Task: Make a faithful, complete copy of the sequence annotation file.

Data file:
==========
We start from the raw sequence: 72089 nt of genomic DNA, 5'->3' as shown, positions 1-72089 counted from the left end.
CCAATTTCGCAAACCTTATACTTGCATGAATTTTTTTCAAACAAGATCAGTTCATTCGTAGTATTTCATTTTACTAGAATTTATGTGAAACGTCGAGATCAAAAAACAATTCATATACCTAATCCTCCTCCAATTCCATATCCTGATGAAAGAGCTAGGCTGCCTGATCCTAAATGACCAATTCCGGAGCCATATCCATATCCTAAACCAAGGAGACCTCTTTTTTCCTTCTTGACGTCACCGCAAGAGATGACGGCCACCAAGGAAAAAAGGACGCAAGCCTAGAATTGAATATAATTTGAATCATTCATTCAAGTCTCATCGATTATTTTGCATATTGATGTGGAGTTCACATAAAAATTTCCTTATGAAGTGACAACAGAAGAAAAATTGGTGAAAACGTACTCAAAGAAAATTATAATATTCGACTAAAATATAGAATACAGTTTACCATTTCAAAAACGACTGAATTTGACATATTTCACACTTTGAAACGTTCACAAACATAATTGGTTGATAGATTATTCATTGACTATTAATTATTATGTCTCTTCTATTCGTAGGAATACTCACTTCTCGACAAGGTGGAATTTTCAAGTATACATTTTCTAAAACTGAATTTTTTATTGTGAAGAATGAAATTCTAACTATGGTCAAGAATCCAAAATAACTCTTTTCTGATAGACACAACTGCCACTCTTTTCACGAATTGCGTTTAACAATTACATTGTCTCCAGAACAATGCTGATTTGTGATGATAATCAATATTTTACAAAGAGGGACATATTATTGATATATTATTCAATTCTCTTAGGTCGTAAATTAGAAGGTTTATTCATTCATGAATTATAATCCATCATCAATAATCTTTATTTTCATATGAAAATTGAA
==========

We start from the raw sequence: 72089 nt of genomic DNA, 5'->3' as shown, positions 1-72089 counted from the left end.
CCAATTTCGCAAACCTTATACTTGCATGAATTTTTTTCAAACAAGATCAGTTCATTCGTAGTATTTCATTTTACTAGAATTTATGTGAAACGTCGAGATCAAAAAACAATTCATATACCTAATCCTCCTCCAATTCCATATCCTGATGAAAGAGCTAGGCTGCCTGATCCTAAATGACCAATTCCGGAGCCATATCCATATCCTAAACCAAGGAGACCTCTTTTTTCCTTCTTGACGTCACCGCAAGAGATGACGGCCACCAAGGAAAAAAGGACGCAAGCCTAGAATTGAATATAATTTGAATCATTCATTCAAGTCTCATCGATTATTTTGCATATTGATGTGGAGTTCACATAAAAATTTCCTTATGAAGTGACAACAGAAGAAAAATTGGTGAAAACGTACTCAAAGAAAATTATAATATTCGACTAAAATATAGAATACAGTTTACCATTTCAAAAACGACTGAATTTGACATATTTCACACTTTGAAACGTTCACAAACATAATTGGTTGATAGATTATTCATTGACTATTAATTATTATGTCTCTTCTATTCGTAGGAATACTCACTTCTCGACAAGGTGGAATTTTCAAGTATACATTTTCTAAAACTGAATTTTTTATTGTGAAGAATGAAATTCTAACTATGGTCAAGAATCCAAAATAACTCTTTTCTGATAGACACAACTGCCACTCTTTTCACGAATTGCGTTTAACAATTACATTGTCTCCAGAACAATGCTGATTTGTGATGATAATCAATATTTTACAAAGAGGGACATATTATTGATATATTATTCAATTCTCTTAGGTCGTAAATTAGAAGGTTTATTCATTCATGAATTATAATCCATCATCAATAATCTTTATTTTCATATGAAAATTGAA